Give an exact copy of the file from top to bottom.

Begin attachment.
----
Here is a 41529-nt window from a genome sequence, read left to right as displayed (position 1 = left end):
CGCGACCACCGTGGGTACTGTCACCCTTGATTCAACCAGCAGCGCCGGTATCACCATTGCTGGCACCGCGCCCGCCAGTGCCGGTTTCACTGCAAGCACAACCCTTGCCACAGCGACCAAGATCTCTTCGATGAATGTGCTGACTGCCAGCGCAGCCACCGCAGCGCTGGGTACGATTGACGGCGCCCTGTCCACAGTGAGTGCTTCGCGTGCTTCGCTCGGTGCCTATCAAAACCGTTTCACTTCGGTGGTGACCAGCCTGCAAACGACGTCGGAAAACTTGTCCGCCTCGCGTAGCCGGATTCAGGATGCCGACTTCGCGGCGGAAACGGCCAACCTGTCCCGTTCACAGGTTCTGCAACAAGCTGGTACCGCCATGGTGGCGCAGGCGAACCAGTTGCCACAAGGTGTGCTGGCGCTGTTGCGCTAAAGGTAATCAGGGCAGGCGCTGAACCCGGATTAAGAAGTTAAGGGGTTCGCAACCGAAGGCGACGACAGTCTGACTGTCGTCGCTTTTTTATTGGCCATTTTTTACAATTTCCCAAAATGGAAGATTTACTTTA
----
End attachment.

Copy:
Here is a 41529-nt window from a genome sequence, read left to right as displayed (position 1 = left end):
CGCGACCACCGTGGGTACTGTCACCCTTGATTCAACCAGCAGCGCCGGTATCACCATTGCTGGCACCGCGCCCGCCAGTGCCGGTTTCACTGCAAGCACAACCCTTGCCACAGCGACCAAGATCTCTTCGATGAATGTGCTGACTGCCAGCGCAGCCACCGCAGCGCTGGGTACGATTGACGGCGCCCTGTCCACAGTGAGTGCTTCGCGTGCTTCGCTCGGTGCCTATCAAAACCGTTTCACTTCGGTGGTGACCAGCCTGCAAACGACGTCGGAAAACTTGTCCGCCTCGCGTAGCCGGATTCAGGATGCCGACTTCGCGGCGGAAACGGCCAACCTGTCCCGTTCACAGGTTCTGCAACAAGCTGGTACCGCCATGGTGGCGCAGGCGAACCAGTTGCCACAAGGTGTGCTGGCGCTGTTGCGCTAAAGGTAATCAGGGCAGGCGCTGAACCCGGATTAAGAAGTTAAGGGGTTCGCAACCGAAGGCGACGACAGTCTGACTGTCGTCGCTTTTTTATTGGCCATTTTTTACAATTTCCCAAAATGGAAGATTTACTTTA